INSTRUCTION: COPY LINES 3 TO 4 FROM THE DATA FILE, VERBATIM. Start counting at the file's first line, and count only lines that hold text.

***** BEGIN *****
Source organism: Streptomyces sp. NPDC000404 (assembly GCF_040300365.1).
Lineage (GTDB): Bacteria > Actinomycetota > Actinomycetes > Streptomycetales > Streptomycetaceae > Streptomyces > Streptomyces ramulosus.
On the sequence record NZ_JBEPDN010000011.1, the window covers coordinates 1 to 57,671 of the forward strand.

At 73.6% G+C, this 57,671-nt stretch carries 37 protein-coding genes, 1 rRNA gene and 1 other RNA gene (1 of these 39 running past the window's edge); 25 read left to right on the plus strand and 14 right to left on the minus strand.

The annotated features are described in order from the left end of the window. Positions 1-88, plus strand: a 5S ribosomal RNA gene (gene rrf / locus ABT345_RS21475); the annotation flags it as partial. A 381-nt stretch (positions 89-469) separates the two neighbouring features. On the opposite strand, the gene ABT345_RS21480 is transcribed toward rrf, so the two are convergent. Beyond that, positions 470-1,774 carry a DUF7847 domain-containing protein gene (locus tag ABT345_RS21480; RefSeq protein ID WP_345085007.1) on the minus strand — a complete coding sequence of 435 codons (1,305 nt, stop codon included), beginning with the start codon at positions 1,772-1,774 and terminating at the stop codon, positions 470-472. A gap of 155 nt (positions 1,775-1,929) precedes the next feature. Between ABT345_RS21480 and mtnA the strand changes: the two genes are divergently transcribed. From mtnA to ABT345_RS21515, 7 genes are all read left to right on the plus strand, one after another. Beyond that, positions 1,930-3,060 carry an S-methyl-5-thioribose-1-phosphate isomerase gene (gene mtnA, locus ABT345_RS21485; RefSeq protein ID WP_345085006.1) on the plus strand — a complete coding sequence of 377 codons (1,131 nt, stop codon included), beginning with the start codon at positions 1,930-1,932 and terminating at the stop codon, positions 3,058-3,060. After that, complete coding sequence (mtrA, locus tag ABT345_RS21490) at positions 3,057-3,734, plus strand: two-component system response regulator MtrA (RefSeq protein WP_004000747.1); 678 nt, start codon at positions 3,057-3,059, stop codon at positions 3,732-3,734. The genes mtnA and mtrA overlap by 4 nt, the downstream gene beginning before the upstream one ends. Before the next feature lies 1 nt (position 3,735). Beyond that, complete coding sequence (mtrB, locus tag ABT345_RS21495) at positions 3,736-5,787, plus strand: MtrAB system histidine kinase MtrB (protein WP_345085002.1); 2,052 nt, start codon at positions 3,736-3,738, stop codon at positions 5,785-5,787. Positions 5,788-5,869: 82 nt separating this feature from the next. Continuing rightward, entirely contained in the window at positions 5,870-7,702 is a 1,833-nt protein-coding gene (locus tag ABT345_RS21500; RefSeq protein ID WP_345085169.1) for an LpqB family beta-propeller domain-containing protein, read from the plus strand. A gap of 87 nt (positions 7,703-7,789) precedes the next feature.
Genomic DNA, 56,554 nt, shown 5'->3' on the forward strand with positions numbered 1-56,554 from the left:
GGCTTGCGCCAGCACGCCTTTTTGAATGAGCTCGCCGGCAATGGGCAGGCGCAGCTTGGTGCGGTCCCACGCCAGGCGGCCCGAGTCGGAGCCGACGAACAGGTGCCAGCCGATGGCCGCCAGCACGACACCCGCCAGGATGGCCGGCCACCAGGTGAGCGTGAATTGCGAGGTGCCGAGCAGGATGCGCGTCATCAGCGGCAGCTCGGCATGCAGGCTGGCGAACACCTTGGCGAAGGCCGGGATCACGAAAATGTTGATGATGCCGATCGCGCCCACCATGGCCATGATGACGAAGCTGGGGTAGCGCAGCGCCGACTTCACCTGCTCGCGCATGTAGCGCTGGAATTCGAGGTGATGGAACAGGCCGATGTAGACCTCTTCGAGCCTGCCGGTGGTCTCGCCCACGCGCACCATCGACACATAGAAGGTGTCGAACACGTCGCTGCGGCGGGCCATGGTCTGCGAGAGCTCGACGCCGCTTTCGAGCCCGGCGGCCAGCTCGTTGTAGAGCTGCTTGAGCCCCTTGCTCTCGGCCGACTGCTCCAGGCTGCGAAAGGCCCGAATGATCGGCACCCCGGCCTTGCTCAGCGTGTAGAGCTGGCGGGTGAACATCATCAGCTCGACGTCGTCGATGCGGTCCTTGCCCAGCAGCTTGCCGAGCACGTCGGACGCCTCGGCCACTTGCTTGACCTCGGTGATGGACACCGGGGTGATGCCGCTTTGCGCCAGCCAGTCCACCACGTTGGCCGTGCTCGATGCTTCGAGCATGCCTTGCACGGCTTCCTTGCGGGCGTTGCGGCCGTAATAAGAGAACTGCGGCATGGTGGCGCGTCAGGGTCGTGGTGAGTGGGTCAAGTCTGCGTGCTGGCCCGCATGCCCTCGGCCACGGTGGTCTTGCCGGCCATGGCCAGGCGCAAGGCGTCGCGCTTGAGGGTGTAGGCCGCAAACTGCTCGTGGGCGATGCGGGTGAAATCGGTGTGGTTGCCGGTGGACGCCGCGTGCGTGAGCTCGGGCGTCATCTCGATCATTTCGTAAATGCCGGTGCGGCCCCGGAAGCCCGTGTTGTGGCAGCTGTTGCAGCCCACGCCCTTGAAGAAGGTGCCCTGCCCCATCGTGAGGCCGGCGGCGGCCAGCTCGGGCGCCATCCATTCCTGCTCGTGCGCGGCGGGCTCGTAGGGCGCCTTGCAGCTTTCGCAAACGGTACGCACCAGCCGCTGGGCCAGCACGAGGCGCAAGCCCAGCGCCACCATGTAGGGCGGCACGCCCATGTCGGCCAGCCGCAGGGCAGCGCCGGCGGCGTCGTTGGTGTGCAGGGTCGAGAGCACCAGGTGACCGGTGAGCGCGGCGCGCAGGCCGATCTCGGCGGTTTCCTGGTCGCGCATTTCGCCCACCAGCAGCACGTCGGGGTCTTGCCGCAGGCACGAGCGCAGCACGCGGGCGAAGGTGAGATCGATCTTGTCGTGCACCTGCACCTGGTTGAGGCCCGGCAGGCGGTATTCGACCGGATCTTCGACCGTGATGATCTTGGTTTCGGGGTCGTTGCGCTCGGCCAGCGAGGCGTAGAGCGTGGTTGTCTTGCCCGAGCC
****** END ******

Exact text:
On the sequence record NZ_JBEPDN010000011.1, the window covers coordinates 1 to 57,671 of the forward strand.

At 73.6% G+C, this 57,671-nt stretch carries 37 protein-coding genes, 1 rRNA gene and 1 other RNA gene (1 of these 39 running past the window's edge); 25 read left to right on the plus strand and 14 right to left on the minus strand.